Friday, December 26, 2014

Last Stop Klindenspiel: A Dark Circus in Post World War II Poland

I'm always up for a circus novel.  That's why I downloaded Last Stop Klindenspiel from Amazon.  The last circus fiction I reviewed here on Book Babe was the YA paranormal romantic circus novel Girl on a Wire.  You can find that review here .  Last Stop Klindenspiel by Marta Tandori is very different in tone.  It's supposed to be a historical prequel to what looks to me like a contemporary Los Angeles noir  mystery series.  I haven't read the series, but the Kindle edition of Last Stop Klindenspiel contains several excerpts from the Kate Stanton series.  In the series timeline it is  established that Kate Stanton was once Katya Holberg.  I don't know how fans of the Kate Stanton series react to the revelations in this novel, but I found that the prequel stands very much on its own.


My identification with Katya made this a tough read because she experienced so many traumatic events during and after World War II.  I had to take frequent breaks from the book in order to cope with its raw intensity.

 Many readers will not have heard of the Nazi Project Lebensborn.   This was as effort to increase the number of  so called "pure Aryan" children.   The term Aryan originally referred to a linguistic group, not a race. Katya was brought into the world as part of the Lebensborn Project.  Her father, a self-absorbed Nazi officer, had a sexual relationship with Sonia Holberg, a Norwegian woman who became Katya's mother.  After World War II the women who participated in Lebensborn suffered in the backlash against anyone associated with the Nazis, and so did their children.  Before reading Tandori's novel,  I was aware of the Lebensborn children, but had no real awareness of their post-war persecution.   This is an aspect of the post-war environment that should be more widely known.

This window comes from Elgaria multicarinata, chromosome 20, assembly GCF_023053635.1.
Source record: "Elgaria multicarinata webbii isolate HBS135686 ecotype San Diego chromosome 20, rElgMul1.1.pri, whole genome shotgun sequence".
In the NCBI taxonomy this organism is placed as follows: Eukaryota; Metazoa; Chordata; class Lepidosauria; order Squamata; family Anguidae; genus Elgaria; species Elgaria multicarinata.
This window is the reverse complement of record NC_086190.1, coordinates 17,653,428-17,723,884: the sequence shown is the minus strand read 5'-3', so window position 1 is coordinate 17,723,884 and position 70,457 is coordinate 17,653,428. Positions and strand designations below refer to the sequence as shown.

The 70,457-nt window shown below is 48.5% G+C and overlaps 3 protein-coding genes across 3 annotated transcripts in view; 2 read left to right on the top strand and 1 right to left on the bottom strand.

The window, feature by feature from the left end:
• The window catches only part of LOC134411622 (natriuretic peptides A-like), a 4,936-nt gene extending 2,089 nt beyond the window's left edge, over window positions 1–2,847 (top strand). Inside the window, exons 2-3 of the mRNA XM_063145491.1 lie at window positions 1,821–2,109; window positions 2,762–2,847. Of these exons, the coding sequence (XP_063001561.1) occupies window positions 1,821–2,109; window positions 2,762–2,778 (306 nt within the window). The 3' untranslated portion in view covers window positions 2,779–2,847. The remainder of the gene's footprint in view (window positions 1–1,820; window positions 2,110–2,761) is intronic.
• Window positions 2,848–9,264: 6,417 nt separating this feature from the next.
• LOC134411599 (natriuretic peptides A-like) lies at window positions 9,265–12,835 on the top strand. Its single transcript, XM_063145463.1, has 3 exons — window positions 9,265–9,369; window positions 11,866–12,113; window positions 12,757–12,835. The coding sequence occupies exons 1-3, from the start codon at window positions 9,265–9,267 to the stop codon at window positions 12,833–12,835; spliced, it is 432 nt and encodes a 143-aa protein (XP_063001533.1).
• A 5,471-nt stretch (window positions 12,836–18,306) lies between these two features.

The circus Klindenspiel was supposed to be a haven for Katya.  She would be able to exhibit the skills as a contortionist that she had learned from her mother.  Yet the young performers at Klindenspiel  were submerged in a miasma of fear and antagonism toward their superiors and each other.  Katya wanted to understand why there was so much negativity.   She idealistically wanted to improve the lives of everyone at Klindenspiel, and she received unexpected support from some very unlikely sources.

If you are looking for circus lore or vocabulary, you won't find that sort of thing in Last Stop Klindenspiel , but you will find some very realistic descriptions of training and choreography for acrobatic routines.  The vocabulary seems to originate from the world of gymnastics, and I have some familiarity with it.

What I appreciated about this book was the history, the character relationships, the suspense, the surprising plot twists  and the imaginative concept.  Marta Tandori did everything right in this book.

I'm still mystified about how Katya Holberg eventually became Kate Stanton, but I was completely satisfied by the resolution of this particular chapter in her life. 


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